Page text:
Bangladesh is hosting nearly one million Rohingya refugees—mostly crowded into in one of the country’s less-developed areas, Cox’s Bazar. Of these, roughly 700,000 Rohingya have crossed into Bangladesh since last August. They were fleeing a wave of violence the United Nations has called a “textbook case of ethnic cleansing,” after suffering years of systematic violence, oppression, and discrimination by the Myanmar state. A minority population stripped of citizenship in the 1980s, the Rohingya have been denied access to education, meaningful livelihoods, and other basic rights for years. Now as refugees in Bangladesh, Rohingya need protection and support to secure health services, safety, food, education, and other opportunities.
Building on its long history of supporting refugees, Canada is playing a leading role in responding to one of the biggest displacement crises in recent decades. Canada’s persistent diplomatic and humanitarian efforts are helping keep the international spotlight on Bangladesh. This is no easy feat as headline fatigue sets in and crises flare elsewhere. Canada has committed $300 million over the next three years in support of a strategy built around four main pillars: humanitarian response, political improvements on the Myanmar side, justice and accountability, and expanding international cooperation.
There are a lot of important issues on this week’s G7 Summit agenda. But there is rare window of opportunity open right now to move toward a solution on the Rohingya crisis, and that window may soon close. Canada can help secure the commitment of world powers to bring solutions to bear that support the Rohingya’s right to return voluntarily, in dignity and safety, to Myanmar. The UN made clear just last week such conditions do not currently exist. Canada should also lead in rallying international support for a more robust response that addresses refugee and Bangladeshi community needs.
In the face of a massive influx of refugees, Bangladesh did not close its borders. Rather, Bangladesh welcomed the Rohingya. But hosting refugees comes with some near-term costs. For example, host communities are worried about alarming rates of deforestation and strains on the health system.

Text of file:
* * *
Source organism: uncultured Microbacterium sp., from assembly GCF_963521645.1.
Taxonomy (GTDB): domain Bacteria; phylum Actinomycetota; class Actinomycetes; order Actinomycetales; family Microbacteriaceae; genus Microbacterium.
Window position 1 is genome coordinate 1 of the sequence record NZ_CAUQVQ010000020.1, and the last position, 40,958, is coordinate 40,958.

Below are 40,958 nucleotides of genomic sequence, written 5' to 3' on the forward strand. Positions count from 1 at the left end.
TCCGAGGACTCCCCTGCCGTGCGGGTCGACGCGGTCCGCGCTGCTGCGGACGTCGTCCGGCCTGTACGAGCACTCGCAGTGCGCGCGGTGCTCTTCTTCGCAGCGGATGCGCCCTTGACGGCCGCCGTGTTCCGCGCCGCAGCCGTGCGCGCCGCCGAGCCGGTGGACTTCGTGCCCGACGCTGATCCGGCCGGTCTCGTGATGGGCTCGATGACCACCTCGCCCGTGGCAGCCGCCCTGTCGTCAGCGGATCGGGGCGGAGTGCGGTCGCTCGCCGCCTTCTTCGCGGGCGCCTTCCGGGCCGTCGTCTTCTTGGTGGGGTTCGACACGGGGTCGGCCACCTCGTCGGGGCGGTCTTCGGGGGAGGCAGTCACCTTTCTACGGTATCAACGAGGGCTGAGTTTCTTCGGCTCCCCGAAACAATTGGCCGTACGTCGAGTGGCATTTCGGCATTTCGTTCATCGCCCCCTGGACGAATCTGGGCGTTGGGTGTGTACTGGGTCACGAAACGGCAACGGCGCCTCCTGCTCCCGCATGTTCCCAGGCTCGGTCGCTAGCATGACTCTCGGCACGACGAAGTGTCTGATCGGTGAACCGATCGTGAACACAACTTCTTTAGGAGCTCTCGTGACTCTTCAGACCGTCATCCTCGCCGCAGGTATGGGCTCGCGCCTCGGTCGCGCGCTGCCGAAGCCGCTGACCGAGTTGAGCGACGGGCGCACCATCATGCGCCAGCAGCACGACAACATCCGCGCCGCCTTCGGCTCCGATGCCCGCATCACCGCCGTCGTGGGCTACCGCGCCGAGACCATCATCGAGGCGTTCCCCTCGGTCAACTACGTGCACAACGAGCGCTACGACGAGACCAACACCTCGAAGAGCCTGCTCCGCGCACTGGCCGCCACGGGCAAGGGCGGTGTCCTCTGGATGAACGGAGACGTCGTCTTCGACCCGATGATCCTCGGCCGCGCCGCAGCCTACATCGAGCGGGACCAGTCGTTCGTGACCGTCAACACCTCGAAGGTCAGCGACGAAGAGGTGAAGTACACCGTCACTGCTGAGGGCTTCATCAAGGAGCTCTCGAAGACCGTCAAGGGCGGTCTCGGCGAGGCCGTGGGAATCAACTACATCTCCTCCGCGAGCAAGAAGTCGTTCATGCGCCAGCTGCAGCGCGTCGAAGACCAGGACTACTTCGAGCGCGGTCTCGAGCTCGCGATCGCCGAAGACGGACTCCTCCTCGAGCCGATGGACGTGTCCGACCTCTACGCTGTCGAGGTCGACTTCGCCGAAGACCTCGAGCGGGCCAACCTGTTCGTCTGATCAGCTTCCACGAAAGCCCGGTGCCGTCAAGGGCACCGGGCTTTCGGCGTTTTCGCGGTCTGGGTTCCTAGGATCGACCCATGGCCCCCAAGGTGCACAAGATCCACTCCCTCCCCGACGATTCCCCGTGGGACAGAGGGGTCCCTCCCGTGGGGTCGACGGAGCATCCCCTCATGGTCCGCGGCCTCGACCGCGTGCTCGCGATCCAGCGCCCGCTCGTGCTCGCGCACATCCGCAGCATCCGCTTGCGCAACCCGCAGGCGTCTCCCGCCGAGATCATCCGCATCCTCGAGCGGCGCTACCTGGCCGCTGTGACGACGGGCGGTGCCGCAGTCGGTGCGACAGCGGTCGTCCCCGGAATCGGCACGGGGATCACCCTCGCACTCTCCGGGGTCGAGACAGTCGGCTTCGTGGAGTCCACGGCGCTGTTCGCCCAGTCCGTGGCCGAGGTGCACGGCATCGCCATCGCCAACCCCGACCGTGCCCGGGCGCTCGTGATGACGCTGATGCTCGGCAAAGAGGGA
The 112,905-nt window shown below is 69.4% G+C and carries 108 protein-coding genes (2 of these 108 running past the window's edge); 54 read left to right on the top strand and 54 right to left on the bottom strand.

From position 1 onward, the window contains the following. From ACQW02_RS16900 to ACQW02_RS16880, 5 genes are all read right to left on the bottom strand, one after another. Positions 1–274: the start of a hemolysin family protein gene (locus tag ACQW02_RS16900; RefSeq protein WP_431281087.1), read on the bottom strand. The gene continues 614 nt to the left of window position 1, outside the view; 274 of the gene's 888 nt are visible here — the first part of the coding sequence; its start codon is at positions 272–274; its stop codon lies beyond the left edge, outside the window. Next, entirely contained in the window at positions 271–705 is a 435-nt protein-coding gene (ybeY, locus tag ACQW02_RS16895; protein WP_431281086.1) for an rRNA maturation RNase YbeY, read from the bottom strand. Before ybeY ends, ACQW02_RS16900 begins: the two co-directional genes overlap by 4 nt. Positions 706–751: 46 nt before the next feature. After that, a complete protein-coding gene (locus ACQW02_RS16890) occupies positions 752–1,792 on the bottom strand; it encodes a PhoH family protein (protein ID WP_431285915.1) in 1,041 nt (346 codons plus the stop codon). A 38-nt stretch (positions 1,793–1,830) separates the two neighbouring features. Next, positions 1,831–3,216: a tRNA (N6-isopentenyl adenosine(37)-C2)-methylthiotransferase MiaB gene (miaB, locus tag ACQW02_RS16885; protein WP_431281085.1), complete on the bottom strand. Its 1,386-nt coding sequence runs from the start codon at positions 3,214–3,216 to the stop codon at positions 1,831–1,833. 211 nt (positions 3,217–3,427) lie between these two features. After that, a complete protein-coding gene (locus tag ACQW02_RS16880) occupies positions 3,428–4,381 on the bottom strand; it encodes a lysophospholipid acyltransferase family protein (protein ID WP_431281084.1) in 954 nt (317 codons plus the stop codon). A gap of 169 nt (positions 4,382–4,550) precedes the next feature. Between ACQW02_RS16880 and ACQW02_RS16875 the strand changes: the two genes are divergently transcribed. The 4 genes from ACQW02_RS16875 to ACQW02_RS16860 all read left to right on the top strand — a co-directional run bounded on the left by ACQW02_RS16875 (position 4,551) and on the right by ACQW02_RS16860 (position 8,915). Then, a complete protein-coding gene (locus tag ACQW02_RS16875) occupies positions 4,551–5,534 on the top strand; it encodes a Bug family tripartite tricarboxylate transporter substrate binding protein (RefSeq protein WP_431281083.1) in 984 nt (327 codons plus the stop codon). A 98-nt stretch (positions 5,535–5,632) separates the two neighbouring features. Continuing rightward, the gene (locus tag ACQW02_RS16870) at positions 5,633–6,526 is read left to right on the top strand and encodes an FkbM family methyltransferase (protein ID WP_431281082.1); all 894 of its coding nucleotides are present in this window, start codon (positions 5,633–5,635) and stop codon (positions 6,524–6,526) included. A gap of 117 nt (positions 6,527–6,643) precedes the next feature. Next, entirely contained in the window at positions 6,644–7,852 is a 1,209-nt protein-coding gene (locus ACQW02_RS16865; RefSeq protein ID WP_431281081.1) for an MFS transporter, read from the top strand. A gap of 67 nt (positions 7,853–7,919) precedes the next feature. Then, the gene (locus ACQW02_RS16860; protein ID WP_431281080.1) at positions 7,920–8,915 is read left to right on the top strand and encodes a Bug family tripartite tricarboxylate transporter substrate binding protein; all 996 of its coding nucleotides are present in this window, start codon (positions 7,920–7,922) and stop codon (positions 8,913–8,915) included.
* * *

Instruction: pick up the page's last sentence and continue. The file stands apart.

G7 countries and other partners must recognize the global responsibility Bangladesh has taken on, and increase support for refugees and host communities alike. One promising approach was piloted through the Jordan Compact—an agreement between the Jordanian government, World Bank, European Union (EU), and others—focused on driving growth and job creation for all of Jordan. The Jordan Compact secured significant international support, including trade concessions and up to $1.8 billion in financing. These investments were paired with opportunities for refugees to access legal employment. While far from perfect, this Compact set a precedent for international cooperation led by the host government. Bangladesh can build on lessons learned from Jordan, such as what policy shifts need to happen first to maximize economic wins for refugees and Bangladeshis.
Drawing on experience in Jordan, Canada can help forge a Solidarity Compact for Bangladesh. Such a compact could bring together responsibility-sharing commitments that range from trade concessions, private investment, and enhanced labor migration opportunities to development and climate financing. Beyond traditional donors, regional actors such as China, the Association of Southeast Asian Nations (ASEAN) and its members, and Gulf countries should be engaged across this range of potential commitments. A compact must also include a protection framework for Rohingyas that provides the rights and opportunities they are entitled to under international humanitarian law, and that delivers benefits for Rohingya refugees and Bangladeshi populations alike.
The G7 Summit can be an opportunity to advance the rights and opportunities of one of the most vulnerable populations in the world, while also supporting Bangladesh’s development trajectory. Beyond a statement of commitment toward sustained support, the G7 can be a critical forum for starting the conversation with Bangladesh’s Prime Minister Sheikh Hasina, who will be in Charlevoix, on what a Solidarity Compact could include and beginning the process to move it from concept to reality.